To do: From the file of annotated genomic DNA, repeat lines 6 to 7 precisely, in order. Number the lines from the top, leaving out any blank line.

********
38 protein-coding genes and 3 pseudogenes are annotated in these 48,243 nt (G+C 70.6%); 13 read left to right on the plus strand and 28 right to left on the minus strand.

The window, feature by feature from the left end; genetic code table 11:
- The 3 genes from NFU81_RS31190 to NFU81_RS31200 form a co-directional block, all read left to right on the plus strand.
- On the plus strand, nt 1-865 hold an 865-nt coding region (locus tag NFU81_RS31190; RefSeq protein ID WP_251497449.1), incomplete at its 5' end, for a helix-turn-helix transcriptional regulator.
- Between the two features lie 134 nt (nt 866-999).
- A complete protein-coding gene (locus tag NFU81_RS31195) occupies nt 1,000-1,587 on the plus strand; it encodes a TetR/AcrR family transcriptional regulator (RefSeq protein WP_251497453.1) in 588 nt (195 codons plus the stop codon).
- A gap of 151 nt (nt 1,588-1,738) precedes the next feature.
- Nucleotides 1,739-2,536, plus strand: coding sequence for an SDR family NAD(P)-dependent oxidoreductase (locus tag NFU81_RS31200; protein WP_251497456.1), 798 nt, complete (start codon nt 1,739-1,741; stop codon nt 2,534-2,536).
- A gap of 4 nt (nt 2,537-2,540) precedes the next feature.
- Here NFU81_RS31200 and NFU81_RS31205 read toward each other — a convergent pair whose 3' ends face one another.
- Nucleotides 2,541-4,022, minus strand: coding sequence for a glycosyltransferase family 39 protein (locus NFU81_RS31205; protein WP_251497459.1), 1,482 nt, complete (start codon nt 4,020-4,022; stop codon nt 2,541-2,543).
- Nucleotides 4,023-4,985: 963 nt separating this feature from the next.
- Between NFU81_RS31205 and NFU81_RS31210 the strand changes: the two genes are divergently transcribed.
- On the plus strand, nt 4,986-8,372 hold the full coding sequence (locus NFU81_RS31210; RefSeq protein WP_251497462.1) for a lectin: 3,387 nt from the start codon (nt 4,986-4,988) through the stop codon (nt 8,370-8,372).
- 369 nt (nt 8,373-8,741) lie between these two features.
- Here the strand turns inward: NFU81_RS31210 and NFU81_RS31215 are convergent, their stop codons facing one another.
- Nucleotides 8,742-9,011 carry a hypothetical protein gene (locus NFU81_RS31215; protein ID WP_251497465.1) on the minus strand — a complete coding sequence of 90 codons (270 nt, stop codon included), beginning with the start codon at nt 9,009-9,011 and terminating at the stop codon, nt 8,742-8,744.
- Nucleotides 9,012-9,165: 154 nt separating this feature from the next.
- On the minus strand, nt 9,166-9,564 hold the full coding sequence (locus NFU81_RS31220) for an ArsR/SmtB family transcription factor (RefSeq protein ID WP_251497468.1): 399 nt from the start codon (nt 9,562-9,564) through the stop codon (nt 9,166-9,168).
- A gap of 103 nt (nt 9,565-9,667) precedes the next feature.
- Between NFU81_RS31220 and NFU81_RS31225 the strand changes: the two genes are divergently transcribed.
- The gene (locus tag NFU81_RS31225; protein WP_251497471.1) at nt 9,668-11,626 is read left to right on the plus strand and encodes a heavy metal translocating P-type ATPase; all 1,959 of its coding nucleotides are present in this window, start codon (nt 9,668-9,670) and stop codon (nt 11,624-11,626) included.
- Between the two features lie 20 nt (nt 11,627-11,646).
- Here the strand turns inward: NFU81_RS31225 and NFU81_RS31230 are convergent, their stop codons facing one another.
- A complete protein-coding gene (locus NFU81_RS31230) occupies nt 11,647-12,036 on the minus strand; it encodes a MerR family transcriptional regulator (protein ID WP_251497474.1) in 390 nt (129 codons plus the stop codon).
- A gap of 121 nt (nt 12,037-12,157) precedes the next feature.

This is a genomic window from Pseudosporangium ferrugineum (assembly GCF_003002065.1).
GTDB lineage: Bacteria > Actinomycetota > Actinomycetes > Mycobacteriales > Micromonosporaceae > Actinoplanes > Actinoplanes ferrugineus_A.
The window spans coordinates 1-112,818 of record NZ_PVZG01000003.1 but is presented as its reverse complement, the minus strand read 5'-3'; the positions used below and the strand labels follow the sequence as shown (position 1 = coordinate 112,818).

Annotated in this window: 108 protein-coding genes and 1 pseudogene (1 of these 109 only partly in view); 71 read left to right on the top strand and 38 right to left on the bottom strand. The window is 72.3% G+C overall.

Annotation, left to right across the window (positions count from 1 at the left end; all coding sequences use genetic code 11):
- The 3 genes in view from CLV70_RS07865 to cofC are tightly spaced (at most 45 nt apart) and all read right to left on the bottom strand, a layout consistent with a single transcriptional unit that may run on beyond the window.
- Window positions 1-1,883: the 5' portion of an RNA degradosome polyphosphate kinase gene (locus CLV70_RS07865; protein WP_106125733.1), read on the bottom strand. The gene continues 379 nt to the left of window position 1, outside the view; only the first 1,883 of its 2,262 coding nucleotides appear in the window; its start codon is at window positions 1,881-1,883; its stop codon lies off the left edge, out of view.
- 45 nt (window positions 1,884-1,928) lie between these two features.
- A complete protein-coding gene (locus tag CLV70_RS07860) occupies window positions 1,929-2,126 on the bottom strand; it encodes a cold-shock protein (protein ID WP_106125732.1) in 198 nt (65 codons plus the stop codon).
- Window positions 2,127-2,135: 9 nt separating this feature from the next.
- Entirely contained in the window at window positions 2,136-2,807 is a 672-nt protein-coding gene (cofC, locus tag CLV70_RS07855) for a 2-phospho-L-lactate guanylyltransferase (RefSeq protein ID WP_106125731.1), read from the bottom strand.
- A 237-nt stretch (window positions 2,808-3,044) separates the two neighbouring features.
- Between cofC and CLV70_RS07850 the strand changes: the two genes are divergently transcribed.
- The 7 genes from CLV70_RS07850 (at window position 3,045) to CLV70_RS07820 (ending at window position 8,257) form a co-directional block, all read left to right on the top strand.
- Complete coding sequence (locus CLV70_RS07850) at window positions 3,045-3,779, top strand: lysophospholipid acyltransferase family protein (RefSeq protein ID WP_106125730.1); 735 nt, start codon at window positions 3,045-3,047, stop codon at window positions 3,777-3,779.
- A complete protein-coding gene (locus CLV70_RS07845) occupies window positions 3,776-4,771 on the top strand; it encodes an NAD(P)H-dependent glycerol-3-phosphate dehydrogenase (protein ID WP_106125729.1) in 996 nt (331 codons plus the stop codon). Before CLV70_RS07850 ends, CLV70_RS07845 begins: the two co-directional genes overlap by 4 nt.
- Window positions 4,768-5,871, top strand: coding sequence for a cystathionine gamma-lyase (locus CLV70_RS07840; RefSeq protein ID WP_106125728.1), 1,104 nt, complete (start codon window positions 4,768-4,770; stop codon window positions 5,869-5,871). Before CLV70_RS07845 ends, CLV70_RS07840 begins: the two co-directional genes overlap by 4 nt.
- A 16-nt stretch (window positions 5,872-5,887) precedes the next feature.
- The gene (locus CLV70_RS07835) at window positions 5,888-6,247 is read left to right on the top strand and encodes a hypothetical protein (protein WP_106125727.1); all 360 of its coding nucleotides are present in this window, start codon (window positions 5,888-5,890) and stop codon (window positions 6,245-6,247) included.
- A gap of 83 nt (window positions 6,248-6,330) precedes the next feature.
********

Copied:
- A complete protein-coding gene (locus tag NFU81_RS31195) occupies nt 1,000-1,587 on the plus strand; it encodes a TetR/AcrR family transcriptional regulator (RefSeq protein WP_251497453.1) in 588 nt (195 codons plus the stop codon).
- A gap of 151 nt (nt 1,588-1,738) precedes the next feature.